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Thursday, July 26th, 2012

Someone Great

Review of LCD Soundsystem’s Shut Up And Play The Hits

Photo via FacebookFacebookHaving only gotten around to discovering the genius of LCD Soundsystem with their third and final album This Is Happening, I feel immensely fortunate to have caught them live twice on their farewell tour – their final Toronto show in May 2010 and then in Chicago headlining that year’s Pitchfork Festival – probably more than someone as late to the part as I deserved.

But watching Shut Up And Play The Hits, the concert documentary covering their final ever concert at Madison Square Garden in New York in April 2011, I felt no small amount of regret that I didn’t move heaven and earth to be there. Not that I would have gotten a ticket, and not that I had even seriously considered it, but the film does such a great job of making it seem like it was much more than just a concert, but the a genuinely historic (at least from a musical perspective) passing of a band who so embodied their city for the decade that they were active. Even constrained to limited camera angles from the amount of gear and players on stage, the live footage captures both how great a live band they were – remarkable considering they were originally intended to be strictly a studio-bound concern – and just how much their fans loved them.

While I enjoyed the non-concert footage – particularly the Klosterman interview which I think became this Guardian feature – the scenes meant to show James Murphy’s first day of the rest of his life didn’t quite achieve the suspension of disbelief necessary. I mean, it’s possible that he acquiesced to having a camera crew waiting in his apartment while he slept and certainly does a good job of ignoring them while he goes about his band post-mortem business, but I don’t know. It’s too well-captured to not have been at least somewhat staged. And if I’m wrong and it really was all real life, fly on the wall stuff, my hat’s off to directors Dylan Southern and Will Lovelace for getting it so right. Ultimately a trivial complaint and I’m always up for more loving shots of New York City streets, but it did bother me.

The film is currently making the screening rounds – kind of a final farewell tour – and if you missed its last two times through Toronto (Hot Docs back in the Spring and last week where I saw it), note that it’ll be back for a third encore with screenings at The Bloor on August 3 and 4. The DVD edition, which also includes the entirety of the four-hour farewell show, is out October 9 and available to pre-order now – I long ago decided I’d stop buying music DVDs since I rarely/never watch them, but I think I’ll be making an exception for this one. And there’s a little bit of bonus/fan footage available to watch at The Creator’s Project.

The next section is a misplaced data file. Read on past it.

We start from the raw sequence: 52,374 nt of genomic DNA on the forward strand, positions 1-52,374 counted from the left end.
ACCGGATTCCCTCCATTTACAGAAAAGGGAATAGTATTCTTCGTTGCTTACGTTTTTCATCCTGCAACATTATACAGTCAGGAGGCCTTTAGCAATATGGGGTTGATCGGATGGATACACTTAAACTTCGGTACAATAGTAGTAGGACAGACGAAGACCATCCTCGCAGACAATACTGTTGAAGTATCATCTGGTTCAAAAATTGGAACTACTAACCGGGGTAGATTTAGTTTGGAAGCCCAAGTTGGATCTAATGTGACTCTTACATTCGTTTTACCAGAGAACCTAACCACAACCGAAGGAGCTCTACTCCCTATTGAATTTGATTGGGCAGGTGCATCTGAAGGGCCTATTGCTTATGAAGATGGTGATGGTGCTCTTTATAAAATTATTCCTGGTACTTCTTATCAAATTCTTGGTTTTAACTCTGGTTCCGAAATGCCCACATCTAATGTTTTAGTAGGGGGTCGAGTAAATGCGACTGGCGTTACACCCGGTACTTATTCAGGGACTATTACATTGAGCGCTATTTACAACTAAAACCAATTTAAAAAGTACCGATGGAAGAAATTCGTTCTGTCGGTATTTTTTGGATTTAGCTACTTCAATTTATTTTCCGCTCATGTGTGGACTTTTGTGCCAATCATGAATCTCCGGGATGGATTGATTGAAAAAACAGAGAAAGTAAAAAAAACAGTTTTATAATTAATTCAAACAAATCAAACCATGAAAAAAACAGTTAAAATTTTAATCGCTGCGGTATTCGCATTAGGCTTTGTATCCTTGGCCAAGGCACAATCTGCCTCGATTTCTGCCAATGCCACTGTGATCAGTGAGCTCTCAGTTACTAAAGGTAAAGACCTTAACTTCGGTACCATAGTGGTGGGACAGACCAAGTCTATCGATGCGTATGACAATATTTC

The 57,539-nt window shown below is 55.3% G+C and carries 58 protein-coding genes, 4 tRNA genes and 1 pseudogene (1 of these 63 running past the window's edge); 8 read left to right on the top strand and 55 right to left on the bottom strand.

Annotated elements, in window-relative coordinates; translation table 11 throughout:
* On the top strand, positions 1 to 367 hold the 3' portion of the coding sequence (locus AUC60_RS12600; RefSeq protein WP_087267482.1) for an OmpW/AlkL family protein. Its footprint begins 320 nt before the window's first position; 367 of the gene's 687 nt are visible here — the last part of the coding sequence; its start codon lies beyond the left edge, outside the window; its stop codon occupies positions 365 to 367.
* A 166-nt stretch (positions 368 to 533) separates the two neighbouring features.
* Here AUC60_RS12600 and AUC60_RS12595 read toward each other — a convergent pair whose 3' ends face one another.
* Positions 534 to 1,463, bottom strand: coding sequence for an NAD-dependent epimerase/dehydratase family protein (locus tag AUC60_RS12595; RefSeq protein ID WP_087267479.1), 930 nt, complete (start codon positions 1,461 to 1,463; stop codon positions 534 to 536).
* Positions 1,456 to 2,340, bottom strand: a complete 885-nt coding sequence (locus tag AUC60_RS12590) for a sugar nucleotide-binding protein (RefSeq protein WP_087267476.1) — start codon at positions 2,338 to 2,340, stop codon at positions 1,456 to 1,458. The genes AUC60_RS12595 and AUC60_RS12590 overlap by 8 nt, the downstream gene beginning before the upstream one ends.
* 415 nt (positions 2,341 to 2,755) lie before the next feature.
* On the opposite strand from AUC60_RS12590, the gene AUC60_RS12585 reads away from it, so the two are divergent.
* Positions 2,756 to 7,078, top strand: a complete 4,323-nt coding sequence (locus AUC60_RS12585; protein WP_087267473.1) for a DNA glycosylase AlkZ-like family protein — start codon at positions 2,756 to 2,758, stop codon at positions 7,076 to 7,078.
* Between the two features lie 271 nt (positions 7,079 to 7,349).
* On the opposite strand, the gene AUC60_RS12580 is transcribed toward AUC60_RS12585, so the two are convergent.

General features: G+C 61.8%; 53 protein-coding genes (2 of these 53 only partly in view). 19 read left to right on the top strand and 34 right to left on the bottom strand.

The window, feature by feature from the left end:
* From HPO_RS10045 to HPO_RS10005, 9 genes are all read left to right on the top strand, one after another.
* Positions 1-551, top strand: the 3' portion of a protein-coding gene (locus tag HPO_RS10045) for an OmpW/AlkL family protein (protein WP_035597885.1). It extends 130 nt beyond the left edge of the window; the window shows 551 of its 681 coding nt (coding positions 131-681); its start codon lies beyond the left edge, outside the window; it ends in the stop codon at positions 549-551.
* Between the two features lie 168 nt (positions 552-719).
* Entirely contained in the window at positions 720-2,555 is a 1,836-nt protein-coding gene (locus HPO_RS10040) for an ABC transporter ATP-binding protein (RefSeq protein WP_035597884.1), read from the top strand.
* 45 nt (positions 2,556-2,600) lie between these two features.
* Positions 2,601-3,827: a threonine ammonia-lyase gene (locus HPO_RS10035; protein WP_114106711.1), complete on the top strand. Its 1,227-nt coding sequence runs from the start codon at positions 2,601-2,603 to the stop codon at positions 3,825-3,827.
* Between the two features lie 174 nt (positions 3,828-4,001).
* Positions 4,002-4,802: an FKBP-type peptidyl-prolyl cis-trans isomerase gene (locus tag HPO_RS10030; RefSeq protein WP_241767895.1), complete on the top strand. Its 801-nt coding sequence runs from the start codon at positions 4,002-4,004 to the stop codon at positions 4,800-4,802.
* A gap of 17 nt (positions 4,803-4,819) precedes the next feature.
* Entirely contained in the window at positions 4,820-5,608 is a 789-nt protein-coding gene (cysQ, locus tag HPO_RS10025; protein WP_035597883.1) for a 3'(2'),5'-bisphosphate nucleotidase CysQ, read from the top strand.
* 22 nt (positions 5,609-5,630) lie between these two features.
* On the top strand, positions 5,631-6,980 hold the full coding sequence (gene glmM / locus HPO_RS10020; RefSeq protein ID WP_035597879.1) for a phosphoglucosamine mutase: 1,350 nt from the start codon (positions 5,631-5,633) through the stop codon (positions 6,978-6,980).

Trailer: Shut Up And Play The Hits

If you were at that Shut Up screening last week, you would have seen a trailer for Searching For Sugar Man, the documentary that tracked down lost ’60s folk singer Rodriguez. The film begins a two-week run at The Bloor on August 10 and Rodriguez himself will be in town for a concert at The Mod Club on October 25, tickets $20. There’s feature pieces on the man and the film at The New York Times, Rolling Stone, and Wall Street Journal.

MP3: Rodriguez – “Sugar Man”
Trailer: Searching For Sugar Man

Time makes a good case for why the just-released reissues of Sugar’s Copper Blue/Beaster and File Under: Easy Listening are so essential.

eMusic talks to Eternal Summers about their new album Correct Behavior. They’re at The Garrison August 7.

Interview talks to Cat Power about her new album Sun, due out September 4.

Trespassers William nave announced a September 4 street date for their final release Cast; a double-disc set with collects an album’s worth of rarities and b-sides and a full-length version of their 2009 EP The Natural Order Of Things.

NME talks to J Mascis about I Bet On Sky, the new Dinosaur Jr album due out September 18. They play Lee’s Palace September 24, 25, and 26 in support.

Rolling Stone talks Undersea with The Antlers, in town September 25 at The Great Hall.

The Mountain Goats have released the first MP3 from their new record Transcendental Youth, out October 2.

MP3: The Mountain Goats – “Cry For Judas”

October 2 also marks the release of the new Mark Eitzel solo record Don’t Be A Stranger. Details on the release – his third since the last American Music Club album The Golden Age was released but the first since that band was officially retired (again) – are available at Exclaim.

Paste checks in with Ben Gibbard, who’s putting out his first solo record Former Lives on October 16. This ode to recently-traded Seattle Mariners outfield Ichiro Suzuki probably isn’t on it.

Stream: Ben Gibbard – “Ichiro’s Theme”

Terribly if accurately named Los Angeles outfit He’s My Brother She’s My Sister are in town for a show at Parts & Labour on October 19.

Video: He’s My Brother She’s My Sister – “Touch The Lightning”

NPR has a World Cafe session with Andrew Bird, who’s just released a new video from Break It Yourself.

Video: Andrew Bird – “Give It Away”

Yours Truly has a video session with Of Montreal.

The Village Voice talks to Dean Wareham about Galaxie 500 and the odds of a Luna reunion. Update: NYC Taper has a recording of last week’s Dean & Britta performance in New York where they were joined on guitar by Sean Eden. 3/4 of the way there!

By : Frank Yang at 8:26 am
Category: General

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  1. Emma says:

    I have to say, I’m a huge fan of the Searching For Sugar Man soundtrack!! They have the whole thing streaming online right now too :D http://www.huffingtonpost.com/2012/07/20/searching-for-sugar-man-soundtrack-rodriguez_n_1690599.html